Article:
Megalomaniacal.

I realized something recently. Well, said it out loud for the first time, anyway.I'm sure I've known it for quite a while, actually. Being a journalist demands a certain degree of inherent narcissism. (Maybe she's born with it!) I love attention.

Even negative attention doesn't bother me much, for the most part. I was a bit shaken after my first (possibly last), ill-fated attempt at fiction during my freshman year of high school was poorly received and vilified by anonymous "critics", who were really just two mean preteens with an inexplicable vendetta. But daily journaling after I graduated from high school — which, even in its infancy, led to a falling out with my roommate and my entire residence-hall floor turning against me — helped soften each blow. What the naysayers [nay]said mattered less and less to me. By the time I was a junior in college and writing for the student-run campus paper, I somehow felt comfortable enough sharing the details of my life that I volunteered to write a person essay entitled "Once a Cheater, Always a Cheater?" Which ran in the weekly magazine. Which was read by thousands of students. Who would all ultimately have a strong opinion about what I'd written. A few of whom would even call the paper's anonymous "free for all" line for a 30-second opportunity to sound off on what a whore I was. (Not knowing, of course, that I was still a virgin and would be for at least another few years.) Comedy. With the exception of the day the ex-boyfriend I'd written about got wind of the story, which mentioned his name — I've learned since then, mostly — I was dazzled by my minor brush with notoriety. And it hasn't stopped. The look of shock on people's faces when I told them I, the whitest of suburban white girls, was working for a black men's magazine of the illest proportions? The day I was written up in a New York Times blog just because I had an overly appropriate name for my line of work? One of the best days I've ever had. And I'm not exaggerating. To have my name pop up before a CSI: New York character of the same name when I Google myself? Yes. Please.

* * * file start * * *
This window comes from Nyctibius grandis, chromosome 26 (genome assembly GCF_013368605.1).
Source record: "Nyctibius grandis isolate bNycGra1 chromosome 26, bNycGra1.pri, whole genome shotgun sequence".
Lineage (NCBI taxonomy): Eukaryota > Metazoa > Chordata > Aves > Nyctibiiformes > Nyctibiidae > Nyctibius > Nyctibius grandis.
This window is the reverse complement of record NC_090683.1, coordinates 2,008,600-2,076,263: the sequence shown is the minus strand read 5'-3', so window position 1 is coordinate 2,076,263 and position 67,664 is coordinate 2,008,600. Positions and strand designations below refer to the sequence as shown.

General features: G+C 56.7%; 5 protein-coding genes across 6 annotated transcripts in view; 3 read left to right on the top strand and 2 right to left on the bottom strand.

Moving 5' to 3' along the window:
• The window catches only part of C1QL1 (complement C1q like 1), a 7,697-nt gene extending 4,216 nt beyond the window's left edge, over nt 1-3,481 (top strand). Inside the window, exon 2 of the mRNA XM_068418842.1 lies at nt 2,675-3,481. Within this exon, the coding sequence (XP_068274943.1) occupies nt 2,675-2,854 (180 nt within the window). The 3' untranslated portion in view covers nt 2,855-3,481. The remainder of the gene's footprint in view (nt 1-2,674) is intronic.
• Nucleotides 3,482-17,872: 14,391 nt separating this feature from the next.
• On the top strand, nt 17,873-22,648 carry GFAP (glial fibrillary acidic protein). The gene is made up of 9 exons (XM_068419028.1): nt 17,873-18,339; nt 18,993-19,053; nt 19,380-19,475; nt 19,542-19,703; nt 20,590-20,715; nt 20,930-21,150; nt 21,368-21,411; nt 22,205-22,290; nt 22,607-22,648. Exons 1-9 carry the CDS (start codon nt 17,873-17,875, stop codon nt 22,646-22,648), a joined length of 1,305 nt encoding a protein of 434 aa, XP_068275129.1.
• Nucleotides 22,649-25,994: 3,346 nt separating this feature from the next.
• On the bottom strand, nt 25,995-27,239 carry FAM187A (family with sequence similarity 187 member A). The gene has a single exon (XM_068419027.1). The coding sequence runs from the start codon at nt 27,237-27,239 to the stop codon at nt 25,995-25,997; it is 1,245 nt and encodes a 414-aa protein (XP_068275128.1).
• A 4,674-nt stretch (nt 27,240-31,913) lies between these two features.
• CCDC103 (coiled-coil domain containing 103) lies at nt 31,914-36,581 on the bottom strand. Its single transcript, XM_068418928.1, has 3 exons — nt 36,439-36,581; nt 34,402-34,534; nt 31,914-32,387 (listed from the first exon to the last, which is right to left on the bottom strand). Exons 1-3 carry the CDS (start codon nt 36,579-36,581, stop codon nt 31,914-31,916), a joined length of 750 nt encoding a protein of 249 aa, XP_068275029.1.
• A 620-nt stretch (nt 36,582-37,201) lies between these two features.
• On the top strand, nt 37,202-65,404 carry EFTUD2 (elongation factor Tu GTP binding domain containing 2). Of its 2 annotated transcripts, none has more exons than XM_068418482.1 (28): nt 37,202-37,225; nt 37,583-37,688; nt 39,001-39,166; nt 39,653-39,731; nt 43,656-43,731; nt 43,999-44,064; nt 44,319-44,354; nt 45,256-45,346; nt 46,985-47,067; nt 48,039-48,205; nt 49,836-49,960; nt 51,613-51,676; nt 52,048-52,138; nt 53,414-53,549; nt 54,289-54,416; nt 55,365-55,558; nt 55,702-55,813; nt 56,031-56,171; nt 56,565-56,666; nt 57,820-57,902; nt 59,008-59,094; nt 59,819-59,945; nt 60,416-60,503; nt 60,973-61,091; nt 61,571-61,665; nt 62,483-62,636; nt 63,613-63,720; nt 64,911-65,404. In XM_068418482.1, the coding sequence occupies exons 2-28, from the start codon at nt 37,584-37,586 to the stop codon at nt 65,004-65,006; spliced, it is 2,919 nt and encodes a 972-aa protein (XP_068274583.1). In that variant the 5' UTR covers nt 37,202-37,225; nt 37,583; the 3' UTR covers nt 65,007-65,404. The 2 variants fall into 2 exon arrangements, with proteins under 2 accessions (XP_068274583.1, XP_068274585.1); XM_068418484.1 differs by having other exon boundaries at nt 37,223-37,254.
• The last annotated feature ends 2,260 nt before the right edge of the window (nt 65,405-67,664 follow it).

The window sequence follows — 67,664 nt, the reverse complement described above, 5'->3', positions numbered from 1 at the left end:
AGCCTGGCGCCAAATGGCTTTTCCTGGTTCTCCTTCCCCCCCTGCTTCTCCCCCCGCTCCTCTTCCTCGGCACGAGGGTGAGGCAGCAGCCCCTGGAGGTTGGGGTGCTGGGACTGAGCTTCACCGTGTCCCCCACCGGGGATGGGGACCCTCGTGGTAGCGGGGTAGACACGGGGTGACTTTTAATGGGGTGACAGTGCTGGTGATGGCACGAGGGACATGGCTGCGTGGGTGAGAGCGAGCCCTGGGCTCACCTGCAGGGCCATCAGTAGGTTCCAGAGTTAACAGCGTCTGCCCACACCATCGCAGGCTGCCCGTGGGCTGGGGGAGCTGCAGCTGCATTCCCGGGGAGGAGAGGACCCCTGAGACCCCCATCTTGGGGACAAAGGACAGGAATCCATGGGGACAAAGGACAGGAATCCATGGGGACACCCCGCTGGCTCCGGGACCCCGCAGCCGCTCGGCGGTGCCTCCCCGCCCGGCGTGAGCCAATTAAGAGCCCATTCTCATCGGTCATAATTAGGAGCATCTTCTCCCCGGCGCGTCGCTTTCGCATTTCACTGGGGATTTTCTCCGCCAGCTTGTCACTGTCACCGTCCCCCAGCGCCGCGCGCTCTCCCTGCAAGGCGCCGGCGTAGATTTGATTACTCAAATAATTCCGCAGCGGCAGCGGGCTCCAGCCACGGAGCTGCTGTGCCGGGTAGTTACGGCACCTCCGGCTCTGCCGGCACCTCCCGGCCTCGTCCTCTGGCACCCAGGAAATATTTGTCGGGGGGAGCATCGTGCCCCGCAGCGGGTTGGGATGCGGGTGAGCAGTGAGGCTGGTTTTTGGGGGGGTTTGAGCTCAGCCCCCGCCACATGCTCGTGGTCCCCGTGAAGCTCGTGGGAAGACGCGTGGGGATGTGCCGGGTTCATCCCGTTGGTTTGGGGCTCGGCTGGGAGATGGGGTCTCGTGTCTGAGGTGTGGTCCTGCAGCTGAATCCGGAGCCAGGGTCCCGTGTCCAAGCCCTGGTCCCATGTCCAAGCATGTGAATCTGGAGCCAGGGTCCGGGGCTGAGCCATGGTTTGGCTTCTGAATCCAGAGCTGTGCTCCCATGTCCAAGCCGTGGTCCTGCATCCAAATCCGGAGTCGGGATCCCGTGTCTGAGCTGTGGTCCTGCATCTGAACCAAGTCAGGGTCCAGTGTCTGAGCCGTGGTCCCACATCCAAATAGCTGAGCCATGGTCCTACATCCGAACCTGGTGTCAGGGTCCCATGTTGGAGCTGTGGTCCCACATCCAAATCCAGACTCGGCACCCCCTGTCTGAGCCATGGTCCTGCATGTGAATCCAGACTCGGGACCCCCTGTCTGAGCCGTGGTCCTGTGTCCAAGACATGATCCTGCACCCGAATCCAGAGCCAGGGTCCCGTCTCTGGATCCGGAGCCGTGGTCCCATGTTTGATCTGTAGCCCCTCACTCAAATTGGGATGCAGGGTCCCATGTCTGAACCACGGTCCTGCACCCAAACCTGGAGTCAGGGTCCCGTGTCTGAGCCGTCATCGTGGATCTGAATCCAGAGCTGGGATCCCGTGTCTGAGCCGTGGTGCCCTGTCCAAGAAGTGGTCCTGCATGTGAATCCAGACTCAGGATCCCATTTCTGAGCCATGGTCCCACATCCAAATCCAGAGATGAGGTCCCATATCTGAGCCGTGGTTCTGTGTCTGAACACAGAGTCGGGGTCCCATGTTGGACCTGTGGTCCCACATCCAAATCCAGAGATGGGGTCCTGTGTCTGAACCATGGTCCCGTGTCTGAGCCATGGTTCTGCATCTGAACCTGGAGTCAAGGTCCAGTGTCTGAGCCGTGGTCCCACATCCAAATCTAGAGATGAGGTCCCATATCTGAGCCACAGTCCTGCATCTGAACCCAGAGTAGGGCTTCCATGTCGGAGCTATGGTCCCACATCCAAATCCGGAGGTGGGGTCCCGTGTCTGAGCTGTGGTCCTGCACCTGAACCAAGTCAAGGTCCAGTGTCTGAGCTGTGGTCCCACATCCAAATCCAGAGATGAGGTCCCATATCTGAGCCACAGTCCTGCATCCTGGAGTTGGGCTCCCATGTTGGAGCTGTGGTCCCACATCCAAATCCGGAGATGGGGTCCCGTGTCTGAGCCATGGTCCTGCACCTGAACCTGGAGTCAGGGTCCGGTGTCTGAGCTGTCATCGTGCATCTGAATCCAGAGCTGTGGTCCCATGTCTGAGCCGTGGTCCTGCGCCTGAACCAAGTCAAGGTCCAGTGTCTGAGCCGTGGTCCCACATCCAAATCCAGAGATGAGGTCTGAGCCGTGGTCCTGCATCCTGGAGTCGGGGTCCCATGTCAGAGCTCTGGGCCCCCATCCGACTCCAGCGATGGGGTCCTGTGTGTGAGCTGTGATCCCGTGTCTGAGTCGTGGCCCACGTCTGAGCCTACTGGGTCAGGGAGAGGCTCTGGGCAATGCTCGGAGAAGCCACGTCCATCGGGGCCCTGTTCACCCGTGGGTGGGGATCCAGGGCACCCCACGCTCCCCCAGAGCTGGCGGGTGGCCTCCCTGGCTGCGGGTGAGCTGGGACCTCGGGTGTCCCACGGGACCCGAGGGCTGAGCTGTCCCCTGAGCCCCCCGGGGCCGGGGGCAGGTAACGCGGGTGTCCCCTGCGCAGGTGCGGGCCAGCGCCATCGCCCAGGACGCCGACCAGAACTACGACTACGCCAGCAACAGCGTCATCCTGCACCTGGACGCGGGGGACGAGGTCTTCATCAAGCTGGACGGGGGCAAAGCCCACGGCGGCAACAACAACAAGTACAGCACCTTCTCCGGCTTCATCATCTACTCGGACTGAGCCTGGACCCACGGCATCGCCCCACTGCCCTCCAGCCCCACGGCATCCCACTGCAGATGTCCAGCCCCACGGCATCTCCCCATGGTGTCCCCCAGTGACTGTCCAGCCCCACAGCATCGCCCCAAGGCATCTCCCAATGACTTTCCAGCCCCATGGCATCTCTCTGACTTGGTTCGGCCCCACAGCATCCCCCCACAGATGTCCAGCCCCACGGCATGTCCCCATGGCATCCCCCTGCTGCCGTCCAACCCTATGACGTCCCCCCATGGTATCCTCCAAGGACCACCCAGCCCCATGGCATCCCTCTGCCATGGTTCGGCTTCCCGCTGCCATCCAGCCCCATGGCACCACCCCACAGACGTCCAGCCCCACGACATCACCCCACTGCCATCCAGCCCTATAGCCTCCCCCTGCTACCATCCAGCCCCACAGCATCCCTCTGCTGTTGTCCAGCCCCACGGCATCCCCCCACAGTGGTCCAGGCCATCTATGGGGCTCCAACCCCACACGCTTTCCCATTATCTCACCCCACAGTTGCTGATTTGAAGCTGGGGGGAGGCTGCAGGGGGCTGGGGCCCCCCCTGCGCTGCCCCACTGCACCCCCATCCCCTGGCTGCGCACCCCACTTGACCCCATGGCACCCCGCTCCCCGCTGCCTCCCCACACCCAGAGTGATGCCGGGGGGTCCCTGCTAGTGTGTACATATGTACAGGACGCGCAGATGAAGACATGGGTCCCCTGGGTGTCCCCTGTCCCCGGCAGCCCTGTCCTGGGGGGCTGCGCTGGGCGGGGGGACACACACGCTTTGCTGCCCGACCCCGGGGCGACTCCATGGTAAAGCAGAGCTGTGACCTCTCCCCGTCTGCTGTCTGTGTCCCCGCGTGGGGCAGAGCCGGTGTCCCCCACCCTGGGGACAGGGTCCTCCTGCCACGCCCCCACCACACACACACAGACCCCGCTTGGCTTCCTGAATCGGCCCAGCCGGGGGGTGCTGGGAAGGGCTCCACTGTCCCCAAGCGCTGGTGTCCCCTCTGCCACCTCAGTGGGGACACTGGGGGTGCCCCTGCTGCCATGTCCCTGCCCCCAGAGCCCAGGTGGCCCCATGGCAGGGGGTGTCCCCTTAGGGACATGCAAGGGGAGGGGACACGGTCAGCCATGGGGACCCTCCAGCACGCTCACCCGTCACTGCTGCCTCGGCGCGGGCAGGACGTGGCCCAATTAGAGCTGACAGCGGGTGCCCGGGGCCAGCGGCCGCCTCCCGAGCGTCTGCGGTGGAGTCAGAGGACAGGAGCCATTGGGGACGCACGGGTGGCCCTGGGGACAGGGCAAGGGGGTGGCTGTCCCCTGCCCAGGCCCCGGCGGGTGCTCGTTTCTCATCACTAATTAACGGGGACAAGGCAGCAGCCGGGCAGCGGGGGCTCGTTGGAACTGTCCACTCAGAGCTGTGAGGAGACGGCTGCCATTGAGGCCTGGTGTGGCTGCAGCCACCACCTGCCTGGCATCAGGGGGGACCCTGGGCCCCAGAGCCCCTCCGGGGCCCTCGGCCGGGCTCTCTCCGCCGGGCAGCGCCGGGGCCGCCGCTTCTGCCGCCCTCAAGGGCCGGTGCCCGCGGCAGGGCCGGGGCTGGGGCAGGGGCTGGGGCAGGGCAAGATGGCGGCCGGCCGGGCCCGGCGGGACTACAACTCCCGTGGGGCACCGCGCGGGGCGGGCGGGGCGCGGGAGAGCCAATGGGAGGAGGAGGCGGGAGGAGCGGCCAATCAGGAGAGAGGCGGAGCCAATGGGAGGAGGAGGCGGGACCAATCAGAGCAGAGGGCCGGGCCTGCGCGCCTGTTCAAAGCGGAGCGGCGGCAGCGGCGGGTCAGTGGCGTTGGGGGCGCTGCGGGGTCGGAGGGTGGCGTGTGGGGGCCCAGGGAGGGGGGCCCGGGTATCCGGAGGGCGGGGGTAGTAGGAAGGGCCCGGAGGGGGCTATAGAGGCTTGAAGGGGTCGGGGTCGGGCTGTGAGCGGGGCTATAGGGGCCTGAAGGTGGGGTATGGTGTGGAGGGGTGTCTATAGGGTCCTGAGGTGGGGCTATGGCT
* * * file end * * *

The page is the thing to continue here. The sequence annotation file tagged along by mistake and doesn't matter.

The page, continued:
I've got a nice singing voice. I opened a choir concert in Venice's St. Mark's Cathedral when I was a senior in high school. The experience has stuck with me; I get chills when I think about filling that space with my voice and And singing will always be something I love to do. But singing has never been…a big deal. There has always been someone better than me, since third grade. Her name is Becky. She's going to be huge. Just wait. Writing about my life's happenings, narcissistic a pursuit as it may be, and knowing other people are reading, gives me a high that bringing notes to life from a piece of sheet music never has.

Until I got fed up with the old journal — and a. certain. reader. — and left it behind, I woke up every morning secretly hoping the right person would stumble on it and demand that I write a book to be published by their house. Even if I sold (gave away. comped. paid someone to read.) just five copies, there are few things I wouldn't do to someday find myself sitting at a folding table in a cozy independent bookstore, signing books with my name emblazoned on the cover. To be a role model (or a cautionary tale, eck) for girls who were drawn to pick up the story of my life from a shelf, all bound up with a shiny cover and a clever title. It'd never be about the money; I'm sure there wouldn't be much.

Dammit, I just want to be famous.

There, I said it.